When night falls, the pilgrims sleep in towns and villages along the way. The town of Al Hindiya is the last stop before Karbala. It welcomes a lot of people during the last days before the pilgrimage. They set up tents and residents give them food, drink and blankets. Some invite them to stay in their homes.
Security forces were on high alert because Shiites face a big risk of attack. There are soldiers and police everywhere, and helicopters in the sky. There are checkpoints at the entrances to some towns and cities. The idea is to protect people against terrorists, but we know well that it’s impossible to guarantee security given the sheer number of pilgrims. But in spite of the dangers, we cannot be deterred from celebrating Arbaeen.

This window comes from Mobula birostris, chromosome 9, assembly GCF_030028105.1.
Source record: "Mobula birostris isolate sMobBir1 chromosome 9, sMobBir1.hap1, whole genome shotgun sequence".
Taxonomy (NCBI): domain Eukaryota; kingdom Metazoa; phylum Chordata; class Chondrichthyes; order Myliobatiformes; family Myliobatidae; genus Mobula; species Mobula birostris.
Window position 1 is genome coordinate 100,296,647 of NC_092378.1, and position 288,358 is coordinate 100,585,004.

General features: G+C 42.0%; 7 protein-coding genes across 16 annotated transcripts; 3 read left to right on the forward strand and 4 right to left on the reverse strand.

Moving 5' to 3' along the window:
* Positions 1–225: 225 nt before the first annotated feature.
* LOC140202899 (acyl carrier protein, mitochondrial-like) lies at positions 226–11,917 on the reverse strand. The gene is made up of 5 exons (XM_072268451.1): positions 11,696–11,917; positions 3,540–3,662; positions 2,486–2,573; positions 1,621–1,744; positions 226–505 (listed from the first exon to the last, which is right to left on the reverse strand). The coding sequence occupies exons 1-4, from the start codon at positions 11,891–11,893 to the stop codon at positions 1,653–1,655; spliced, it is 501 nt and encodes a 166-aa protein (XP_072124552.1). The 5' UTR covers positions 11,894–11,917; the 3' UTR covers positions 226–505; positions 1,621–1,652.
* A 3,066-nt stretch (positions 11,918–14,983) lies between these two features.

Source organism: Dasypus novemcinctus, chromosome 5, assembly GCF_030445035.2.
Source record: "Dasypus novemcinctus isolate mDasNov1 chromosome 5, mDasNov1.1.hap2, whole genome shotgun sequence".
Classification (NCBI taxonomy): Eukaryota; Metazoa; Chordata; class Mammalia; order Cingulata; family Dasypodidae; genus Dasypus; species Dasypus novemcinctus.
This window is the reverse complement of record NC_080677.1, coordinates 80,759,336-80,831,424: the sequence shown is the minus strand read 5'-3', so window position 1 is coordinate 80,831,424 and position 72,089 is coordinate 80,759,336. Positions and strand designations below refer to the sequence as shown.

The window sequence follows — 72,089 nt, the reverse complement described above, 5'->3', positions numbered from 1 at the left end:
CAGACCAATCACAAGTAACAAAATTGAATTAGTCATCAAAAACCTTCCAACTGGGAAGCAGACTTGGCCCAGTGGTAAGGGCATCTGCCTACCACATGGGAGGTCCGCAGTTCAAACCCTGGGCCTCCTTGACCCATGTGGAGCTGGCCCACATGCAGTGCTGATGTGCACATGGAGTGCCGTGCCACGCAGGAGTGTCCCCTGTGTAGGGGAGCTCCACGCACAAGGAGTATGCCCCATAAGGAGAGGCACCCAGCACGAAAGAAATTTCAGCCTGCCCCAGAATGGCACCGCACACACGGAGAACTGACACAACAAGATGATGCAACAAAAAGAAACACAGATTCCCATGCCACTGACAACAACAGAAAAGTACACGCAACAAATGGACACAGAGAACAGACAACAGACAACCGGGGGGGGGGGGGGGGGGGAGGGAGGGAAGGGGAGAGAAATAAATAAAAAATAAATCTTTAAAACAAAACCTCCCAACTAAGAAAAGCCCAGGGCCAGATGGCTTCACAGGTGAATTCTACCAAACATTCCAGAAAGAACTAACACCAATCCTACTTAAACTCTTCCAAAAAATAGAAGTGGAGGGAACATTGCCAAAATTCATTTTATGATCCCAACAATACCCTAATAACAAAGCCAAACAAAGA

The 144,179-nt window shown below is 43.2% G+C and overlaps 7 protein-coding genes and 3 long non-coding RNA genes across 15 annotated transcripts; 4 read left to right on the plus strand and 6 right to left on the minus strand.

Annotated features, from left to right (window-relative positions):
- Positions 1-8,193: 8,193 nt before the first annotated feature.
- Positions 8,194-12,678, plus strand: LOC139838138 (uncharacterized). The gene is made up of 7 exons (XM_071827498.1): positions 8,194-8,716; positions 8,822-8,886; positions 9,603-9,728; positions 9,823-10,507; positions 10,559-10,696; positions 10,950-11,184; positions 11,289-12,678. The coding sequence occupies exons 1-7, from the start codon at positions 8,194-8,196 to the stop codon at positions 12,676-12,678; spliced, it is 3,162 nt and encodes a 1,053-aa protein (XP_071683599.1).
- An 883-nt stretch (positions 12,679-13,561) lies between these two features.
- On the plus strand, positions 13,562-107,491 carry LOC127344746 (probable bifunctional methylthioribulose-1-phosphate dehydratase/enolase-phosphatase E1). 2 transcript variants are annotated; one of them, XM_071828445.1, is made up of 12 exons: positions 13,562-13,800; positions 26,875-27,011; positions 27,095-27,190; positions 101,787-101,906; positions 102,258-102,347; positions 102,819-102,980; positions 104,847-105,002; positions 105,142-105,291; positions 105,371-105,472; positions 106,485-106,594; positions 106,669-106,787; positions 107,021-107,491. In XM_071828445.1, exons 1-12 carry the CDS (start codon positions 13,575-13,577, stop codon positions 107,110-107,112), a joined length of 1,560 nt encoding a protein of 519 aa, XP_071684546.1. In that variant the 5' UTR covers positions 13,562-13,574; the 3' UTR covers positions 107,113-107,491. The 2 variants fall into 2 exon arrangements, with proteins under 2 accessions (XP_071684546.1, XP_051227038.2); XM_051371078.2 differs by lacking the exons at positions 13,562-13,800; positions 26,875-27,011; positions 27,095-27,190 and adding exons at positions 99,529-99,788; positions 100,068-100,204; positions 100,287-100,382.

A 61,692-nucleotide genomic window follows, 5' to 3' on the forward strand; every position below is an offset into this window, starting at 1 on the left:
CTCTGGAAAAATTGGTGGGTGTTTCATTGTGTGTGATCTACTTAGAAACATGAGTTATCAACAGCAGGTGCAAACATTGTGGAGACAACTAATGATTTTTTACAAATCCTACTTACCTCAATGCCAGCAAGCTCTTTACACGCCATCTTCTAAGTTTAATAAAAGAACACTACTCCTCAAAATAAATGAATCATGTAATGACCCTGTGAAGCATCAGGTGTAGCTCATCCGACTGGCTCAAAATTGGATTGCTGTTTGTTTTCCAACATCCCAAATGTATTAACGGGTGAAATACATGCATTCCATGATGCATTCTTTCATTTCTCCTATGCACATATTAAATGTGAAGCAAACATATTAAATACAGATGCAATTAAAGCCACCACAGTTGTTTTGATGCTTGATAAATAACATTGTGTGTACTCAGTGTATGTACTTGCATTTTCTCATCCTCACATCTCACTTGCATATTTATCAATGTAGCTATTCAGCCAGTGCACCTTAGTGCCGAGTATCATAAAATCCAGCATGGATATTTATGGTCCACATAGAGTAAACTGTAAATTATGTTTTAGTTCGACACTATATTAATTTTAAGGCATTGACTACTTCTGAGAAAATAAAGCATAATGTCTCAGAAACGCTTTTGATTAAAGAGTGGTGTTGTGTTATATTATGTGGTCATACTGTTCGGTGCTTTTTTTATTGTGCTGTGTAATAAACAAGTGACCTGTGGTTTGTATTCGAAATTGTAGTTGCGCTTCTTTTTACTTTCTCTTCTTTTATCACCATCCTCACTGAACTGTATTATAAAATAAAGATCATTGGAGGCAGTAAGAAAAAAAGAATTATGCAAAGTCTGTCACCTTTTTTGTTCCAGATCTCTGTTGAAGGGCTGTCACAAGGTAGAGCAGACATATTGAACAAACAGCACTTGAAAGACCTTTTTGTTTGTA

The pilgrimage ends with a visit to the mausoleum of Ali Hussein, where his body is buried [Editor’s note: various theories exist as to where his head was buried, some claiming it was buried in Cairo, while others claim Damascus]. The prayer in front of the tomb must be brief to give everyone a chance to pray. The pilgrims then continue to celebrate in a court-like space within the mausoleum. Some depict historic scenes while walking on red hot embers, while others hit themselves on the head, to show their devotion. Not all Shiites appreciate these practices, but the pilgrimage is an occasion to see the diversity of the world’s Shia population.